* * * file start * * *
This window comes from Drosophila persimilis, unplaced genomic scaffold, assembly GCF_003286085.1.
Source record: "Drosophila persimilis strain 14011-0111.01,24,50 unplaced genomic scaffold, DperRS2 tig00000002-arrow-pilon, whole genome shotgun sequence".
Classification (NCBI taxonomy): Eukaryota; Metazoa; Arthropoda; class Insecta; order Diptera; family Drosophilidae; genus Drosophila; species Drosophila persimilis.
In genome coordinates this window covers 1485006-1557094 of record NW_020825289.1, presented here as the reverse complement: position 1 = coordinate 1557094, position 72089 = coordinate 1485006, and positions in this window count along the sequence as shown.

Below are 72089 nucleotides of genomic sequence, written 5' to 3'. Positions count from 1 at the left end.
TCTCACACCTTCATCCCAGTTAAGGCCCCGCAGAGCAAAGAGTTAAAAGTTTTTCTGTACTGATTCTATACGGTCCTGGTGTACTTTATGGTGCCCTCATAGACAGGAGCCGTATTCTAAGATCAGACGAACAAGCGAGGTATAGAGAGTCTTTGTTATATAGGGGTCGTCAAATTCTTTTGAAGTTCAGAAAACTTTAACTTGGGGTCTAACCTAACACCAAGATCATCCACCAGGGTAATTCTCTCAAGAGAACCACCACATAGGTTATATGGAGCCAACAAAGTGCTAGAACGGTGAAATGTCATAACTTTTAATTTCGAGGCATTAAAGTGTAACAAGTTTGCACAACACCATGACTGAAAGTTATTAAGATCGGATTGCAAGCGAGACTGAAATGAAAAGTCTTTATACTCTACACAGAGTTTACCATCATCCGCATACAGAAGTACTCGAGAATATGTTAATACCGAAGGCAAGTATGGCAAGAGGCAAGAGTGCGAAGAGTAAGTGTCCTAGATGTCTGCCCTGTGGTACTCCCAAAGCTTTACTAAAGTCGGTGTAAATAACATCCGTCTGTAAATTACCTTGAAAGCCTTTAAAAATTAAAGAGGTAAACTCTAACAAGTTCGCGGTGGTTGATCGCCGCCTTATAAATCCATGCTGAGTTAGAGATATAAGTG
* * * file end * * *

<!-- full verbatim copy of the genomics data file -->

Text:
This window comes from Drosophila persimilis, unplaced genomic scaffold, assembly GCF_003286085.1.
Source record: "Drosophila persimilis strain 14011-0111.01,24,50 unplaced genomic scaffold, DperRS2 tig00000002-arrow-pilon, whole genome shotgun sequence".
Classification (NCBI taxonomy): Eukaryota; Metazoa; Arthropoda; class Insecta; order Diptera; family Drosophilidae; genus Drosophila; species Drosophila persimilis.
In genome coordinates this window covers 1485006-1557094 of record NW_020825289.1, presented here as the reverse complement: position 1 = coordinate 1557094, position 72089 = coordinate 1485006, and positions in this window count along the sequence as shown.

Below are 72089 nucleotides of genomic sequence, written 5' to 3'. Positions count from 1 at the left end.
TCTCACACCTTCATCCCAGTTAAGGCCCCGCAGAGCAAAGAGTTAAAAGTTTTTCTGTACTGATTCTATACGGTCCTGGTGTACTTTATGGTGCCCTCATAGACAGGAGCCGTATTCTAAGATCAGACGAACAAGCGAGGTATAGAGAGTCTTTGTTATATAGGGGTCGTCAAATTCTTTTGAAGTTCAGAAAACTTTAACTTGGGGTCTAACCTAACACCAAGATCATCCACCAGGGTAATTCTCTCAAGAGAACCACCACATAGGTTATATGGAGCCAACAAAGTGCTAGAACGGTGAAATGTCATAACTTTTAATTTCGAGGCATTAAAGTGTAACAAGTTTGCACAACACCATGACTGAAAGTTATTAAGATCGGATTGCAAGCGAGACTGAAATGAAAAGTCTTTATACTCTACACAGAGTTTACCATCATCCGCATACAGAAGTACTCGAGAATATGTTAATACCGAAGGCAAGTATGGCAAGAGGCAAGAGTGCGAAGAGTAAGTGTCCTAGATGTCTGCCCTGTGGTACTCCCAAAGCTTTACTAAAGTCGGTGTAAATAACATCCGTCTGTAAATTACCTTGAAAGCCTTTAAAAATTAAAGAGGTAAACTCTAACAAGTTCGCGGTGGTTGATCGCCGCCTTATAAATCCATGCTGAGTTAGAGATATAAGTG